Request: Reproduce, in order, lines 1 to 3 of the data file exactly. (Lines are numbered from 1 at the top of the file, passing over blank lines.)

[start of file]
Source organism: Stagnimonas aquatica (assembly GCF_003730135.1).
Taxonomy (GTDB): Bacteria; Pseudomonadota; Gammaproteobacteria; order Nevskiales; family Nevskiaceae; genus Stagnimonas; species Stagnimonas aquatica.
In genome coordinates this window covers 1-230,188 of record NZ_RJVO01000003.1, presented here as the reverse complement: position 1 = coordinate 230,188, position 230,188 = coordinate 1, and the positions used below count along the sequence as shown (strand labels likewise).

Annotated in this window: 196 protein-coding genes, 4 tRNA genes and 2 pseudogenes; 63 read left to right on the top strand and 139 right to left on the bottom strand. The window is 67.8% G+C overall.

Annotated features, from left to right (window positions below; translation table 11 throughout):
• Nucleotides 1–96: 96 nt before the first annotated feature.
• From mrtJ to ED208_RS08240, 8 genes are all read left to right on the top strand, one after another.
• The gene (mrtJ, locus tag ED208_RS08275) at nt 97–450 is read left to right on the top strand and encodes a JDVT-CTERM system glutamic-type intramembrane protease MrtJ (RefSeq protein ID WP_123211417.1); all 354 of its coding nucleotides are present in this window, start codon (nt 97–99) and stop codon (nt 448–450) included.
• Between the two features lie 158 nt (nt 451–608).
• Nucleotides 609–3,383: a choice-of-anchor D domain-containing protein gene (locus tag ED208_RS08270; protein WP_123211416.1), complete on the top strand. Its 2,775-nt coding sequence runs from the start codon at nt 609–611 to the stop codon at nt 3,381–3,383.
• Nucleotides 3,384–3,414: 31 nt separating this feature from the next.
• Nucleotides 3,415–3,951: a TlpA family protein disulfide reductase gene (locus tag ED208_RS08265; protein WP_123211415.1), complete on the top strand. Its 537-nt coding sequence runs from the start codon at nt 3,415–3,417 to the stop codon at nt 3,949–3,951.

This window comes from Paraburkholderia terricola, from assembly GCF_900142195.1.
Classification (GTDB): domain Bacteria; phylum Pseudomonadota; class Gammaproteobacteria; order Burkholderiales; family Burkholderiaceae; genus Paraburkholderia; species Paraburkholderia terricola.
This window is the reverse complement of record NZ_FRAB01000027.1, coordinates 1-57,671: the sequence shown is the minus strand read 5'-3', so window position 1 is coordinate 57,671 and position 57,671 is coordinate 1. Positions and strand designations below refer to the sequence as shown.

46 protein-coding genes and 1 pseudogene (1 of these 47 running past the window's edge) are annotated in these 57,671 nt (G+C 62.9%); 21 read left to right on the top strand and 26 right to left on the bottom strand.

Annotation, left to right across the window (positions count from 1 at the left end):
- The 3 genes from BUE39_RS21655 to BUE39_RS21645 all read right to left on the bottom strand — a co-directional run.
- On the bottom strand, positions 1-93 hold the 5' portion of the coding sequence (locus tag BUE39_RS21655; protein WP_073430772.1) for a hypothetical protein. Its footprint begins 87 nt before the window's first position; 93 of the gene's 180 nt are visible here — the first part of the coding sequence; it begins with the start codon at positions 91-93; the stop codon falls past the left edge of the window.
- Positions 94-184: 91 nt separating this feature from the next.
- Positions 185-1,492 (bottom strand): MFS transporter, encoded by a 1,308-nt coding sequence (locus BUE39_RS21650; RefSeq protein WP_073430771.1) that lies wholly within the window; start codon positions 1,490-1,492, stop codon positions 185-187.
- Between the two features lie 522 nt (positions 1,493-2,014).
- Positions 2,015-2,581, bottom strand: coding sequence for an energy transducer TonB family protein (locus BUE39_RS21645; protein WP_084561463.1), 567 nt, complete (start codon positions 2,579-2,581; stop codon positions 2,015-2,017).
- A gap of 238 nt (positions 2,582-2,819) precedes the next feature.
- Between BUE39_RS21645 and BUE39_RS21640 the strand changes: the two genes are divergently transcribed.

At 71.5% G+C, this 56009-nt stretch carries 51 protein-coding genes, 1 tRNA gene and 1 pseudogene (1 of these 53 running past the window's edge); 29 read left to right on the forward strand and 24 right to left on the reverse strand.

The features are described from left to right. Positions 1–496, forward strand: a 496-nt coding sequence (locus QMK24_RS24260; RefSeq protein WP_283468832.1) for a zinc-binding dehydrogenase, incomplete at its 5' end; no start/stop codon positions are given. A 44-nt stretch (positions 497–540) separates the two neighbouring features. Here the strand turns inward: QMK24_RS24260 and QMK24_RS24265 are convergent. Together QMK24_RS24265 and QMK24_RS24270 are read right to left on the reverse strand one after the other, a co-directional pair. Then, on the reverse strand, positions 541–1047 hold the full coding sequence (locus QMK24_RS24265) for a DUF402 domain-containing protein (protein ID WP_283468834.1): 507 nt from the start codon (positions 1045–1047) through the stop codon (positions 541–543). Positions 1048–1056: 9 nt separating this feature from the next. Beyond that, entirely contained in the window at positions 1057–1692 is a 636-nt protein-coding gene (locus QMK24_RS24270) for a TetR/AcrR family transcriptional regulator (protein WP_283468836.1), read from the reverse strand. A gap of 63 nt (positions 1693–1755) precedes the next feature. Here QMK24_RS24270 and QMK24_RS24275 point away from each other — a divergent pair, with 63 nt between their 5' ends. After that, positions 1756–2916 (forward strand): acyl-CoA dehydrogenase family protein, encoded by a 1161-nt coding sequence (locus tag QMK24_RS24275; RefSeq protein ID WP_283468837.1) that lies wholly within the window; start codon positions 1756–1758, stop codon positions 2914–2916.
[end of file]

Source organism: Stagnimonas aquatica (assembly GCF_003730135.1).
Taxonomy (GTDB): Bacteria; Pseudomonadota; Gammaproteobacteria; order Nevskiales; family Nevskiaceae; genus Stagnimonas; species Stagnimonas aquatica.
In genome coordinates this window covers 1-230,188 of record NZ_RJVO01000003.1, presented here as the reverse complement: position 1 = coordinate 230,188, position 230,188 = coordinate 1, and the positions used below count along the sequence as shown (strand labels likewise).